To compare providers, we selected a sample of 11 large telecom and cable companies—AT&T, T-Mobile, Comcast, Charter, and Verizon from the United States; Telecom Italia, Telenor, Deutsche Telekom, BT, Telefonica, and Vodafone for Europe—and reviewed the companies’ annual reports for data on costs and expenditures. We then aggregated reported costs in a few key areas to compare the total expenditures between the United States and Europe. We used individual company data to build a model with the most granular, accurate data available, including more-obscure expenses such as advertising costs that are generally excluded from countrywide datasets. The majority of the data was drawn from 2019 annual reports to give us a clear look at the broadband market prior to the economic upheaval caused by the COVID-19 pandemic.

Of course, the use of company annual reports means that the analysis is dependent on the accuracy and comprehensiveness of the original data. It should also be noted that accounting standards may not be identical across continents, and though ITIF made every effort to ensure each set of factors being compared was composed of the same expenditures, inconsistent reporting standards between countries may have led to minor discrepancies. Still, this assessment provides a useful comparison of differential cost structures in the U.S. and European telecom markets.

For variables of advertising, spectrum expenditures, and subsidies, ITIF calculated total expenditures (or savings, in the case of subsidies) by both U.S. and European companies within the scope of the analysis and then divided each by their respective total revenues. This allowed us to compare the two sets of amounts as proportions of total company revenues.

ITIF also calculated a labor variable by recording the average wage listed for the countries in our analysis and multiplying it by the share of frontline (blue and white collar) workers to arrive at total labor expenditures for both the U.S. and European companies. We used total recorded capital expenditures for both the U.S. and European broadband markets to ensure comprehensiveness and comparability of the numbers. Finally, using publicly available datasets by NYU professor Aswath Damodaran, ITIF applied the 2016 industry average effective tax rates across profit-making companies to each set of companies in the analysis.[15]

After obtaining the two sets of cost percentages (for the United States and Europe), ITIF applied the European percentages to the U.S. expenses for each variable. This essentially showed the amount the United States would be spending (or gaining, in the case of subsidies) if it shared Europe’s “intensity” for that variable.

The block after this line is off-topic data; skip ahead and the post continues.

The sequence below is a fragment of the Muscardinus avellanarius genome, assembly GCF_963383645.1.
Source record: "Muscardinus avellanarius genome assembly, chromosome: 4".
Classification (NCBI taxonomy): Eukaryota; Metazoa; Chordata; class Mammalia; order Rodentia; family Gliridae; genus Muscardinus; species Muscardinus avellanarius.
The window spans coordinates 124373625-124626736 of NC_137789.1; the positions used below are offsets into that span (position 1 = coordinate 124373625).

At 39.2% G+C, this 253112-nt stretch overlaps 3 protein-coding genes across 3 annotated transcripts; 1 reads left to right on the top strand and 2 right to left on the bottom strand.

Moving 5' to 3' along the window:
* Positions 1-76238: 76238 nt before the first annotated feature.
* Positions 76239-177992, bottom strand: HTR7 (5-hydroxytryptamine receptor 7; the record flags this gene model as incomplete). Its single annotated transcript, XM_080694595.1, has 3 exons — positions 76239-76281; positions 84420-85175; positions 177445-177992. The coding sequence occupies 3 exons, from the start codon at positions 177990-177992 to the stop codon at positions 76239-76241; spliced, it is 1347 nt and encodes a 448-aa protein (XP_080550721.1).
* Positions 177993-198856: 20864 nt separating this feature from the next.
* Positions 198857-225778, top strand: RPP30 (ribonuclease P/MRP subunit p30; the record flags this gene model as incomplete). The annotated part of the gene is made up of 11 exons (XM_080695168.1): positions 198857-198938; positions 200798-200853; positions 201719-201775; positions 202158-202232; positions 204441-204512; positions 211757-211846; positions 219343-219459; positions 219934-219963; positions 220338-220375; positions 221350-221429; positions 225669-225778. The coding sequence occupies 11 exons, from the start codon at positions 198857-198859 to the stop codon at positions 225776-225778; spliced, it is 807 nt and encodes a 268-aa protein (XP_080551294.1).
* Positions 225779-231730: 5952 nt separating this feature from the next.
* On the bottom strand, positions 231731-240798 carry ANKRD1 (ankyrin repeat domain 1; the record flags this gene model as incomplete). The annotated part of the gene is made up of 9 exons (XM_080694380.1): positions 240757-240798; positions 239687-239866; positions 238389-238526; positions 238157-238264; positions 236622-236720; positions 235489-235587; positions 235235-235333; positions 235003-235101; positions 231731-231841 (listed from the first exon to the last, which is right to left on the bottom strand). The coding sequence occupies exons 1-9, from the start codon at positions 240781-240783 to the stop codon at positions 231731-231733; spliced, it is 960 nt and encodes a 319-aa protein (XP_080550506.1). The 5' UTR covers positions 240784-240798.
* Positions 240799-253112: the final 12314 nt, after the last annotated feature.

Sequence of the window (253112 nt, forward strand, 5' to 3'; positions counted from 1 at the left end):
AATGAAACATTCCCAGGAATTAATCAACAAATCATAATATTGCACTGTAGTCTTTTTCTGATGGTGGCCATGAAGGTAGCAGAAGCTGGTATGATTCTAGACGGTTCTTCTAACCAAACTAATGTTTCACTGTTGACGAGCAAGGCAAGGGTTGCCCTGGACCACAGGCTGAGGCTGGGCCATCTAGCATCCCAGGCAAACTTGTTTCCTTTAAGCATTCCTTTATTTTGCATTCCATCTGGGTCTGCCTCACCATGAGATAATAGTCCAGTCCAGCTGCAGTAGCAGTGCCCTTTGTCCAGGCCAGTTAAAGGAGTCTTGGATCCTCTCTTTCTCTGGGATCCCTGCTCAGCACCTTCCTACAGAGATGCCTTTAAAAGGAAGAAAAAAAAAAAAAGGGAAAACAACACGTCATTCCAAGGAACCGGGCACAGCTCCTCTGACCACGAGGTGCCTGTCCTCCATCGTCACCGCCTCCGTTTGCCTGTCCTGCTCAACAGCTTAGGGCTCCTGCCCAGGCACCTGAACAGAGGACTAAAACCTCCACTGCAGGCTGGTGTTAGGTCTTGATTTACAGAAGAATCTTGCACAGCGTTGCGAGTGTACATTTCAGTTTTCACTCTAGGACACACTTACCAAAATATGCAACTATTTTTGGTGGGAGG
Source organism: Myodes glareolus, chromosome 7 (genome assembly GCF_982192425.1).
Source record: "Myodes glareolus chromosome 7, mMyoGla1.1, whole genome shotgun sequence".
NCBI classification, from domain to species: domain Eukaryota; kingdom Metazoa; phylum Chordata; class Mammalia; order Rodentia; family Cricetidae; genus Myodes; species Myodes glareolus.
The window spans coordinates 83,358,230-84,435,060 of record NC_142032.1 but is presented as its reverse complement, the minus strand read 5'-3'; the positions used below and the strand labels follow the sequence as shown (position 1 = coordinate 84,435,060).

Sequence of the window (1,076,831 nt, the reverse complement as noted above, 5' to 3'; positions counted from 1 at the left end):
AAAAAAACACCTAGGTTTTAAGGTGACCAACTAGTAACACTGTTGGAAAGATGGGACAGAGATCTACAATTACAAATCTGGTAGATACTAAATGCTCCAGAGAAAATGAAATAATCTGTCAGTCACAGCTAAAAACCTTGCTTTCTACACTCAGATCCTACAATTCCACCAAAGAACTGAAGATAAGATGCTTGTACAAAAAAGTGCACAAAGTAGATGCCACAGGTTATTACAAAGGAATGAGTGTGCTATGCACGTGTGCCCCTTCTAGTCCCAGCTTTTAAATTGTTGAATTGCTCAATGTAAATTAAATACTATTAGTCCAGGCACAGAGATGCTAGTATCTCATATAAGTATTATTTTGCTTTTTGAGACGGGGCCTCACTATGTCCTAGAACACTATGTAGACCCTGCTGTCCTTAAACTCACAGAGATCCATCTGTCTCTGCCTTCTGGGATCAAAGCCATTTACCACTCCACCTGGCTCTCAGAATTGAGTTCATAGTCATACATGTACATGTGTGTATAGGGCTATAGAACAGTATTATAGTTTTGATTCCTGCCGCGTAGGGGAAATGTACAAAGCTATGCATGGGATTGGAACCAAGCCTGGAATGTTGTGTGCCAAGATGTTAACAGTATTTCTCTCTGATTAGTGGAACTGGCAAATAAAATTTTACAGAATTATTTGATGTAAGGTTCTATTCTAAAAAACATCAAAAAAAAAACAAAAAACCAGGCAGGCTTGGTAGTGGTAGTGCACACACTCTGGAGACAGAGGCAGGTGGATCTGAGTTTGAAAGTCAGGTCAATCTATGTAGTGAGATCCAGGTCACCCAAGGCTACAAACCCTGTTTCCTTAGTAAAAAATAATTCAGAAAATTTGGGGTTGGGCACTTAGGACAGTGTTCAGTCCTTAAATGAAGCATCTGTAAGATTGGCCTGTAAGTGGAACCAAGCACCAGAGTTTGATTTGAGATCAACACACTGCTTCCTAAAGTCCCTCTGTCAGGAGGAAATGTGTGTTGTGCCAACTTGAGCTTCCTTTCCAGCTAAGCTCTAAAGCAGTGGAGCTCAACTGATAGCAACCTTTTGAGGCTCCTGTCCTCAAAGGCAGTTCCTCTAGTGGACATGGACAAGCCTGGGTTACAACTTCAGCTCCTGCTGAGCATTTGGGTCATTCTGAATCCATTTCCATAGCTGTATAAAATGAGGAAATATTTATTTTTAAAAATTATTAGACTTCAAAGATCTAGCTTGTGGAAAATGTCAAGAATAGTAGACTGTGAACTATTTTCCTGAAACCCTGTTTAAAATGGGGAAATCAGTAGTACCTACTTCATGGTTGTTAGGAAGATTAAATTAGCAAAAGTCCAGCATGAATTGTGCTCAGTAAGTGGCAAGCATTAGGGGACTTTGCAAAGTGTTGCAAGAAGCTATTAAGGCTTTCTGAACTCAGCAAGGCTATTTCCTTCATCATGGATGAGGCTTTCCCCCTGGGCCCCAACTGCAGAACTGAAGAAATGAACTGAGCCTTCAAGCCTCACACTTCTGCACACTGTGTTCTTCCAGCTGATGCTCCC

The analysis shows that in every regard, U.S. telecom market participants are obligated to invest a higher percentage of their revenues in necessities such as capital expenditures, wages for their employees, and taxes, compared to their European peers. Moreover, European providers receive more-generous government subsidies. And in some areas, such as the purchase of spectrum licenses, U.S. companies pay nearly twice as much as European companies. (See table 1.)

If, in fact, U.S. costs of broadband deployment are higher than in Europe—which this analysis finds is indeed the case—then the core assumption about regulatory differences being key falls apart.

Study Results: Costs

The biggest problem with comparing U.S. and European broadband is that most comparisons are predicated on the assumption that the underlying cost structures are similar, and therefore any differences in price and performance have to do with differences in the performance of the companies. The implication of this assumption is that any evidence of lower EU prices, or faster speeds, must be the result of differences in performance between U.S. and EU firms. And the anticorporate broadband advocates identify the major difference between the EU and the United States when it comes to broadband as regulation. In other words, the EU required unbundling of networks to spur competition while the United States did not, so ipso facto, there is more competition, better performance, and a trend toward lower prices in Europe. This is such a compelling narrative because it fits with common (albeit simplistic) sense: More competition leads to lower prices.

The problem, of course, lies with the assumption that the underlying cost structure for companies on the two continents is the same or similar. If this assumption is incorrect, then so too are determinations of the main reasons behind price differentials. If, in fact, U.S. costs of broadband deployment are higher than in Europe—which this analysis finds is indeed the case—then this core assumption about regulatory differences being key falls apart.

To be clear, costs are different than prices. Costs refer to all the elements a company (public or private) must pay in order to provide broadband services. This includes a number of important factors, including differences in wage costs and tax rates, and in expenditures on broadband network infrastructure, spectrum rights, and advertising. Differences in government subsidies play a role as well.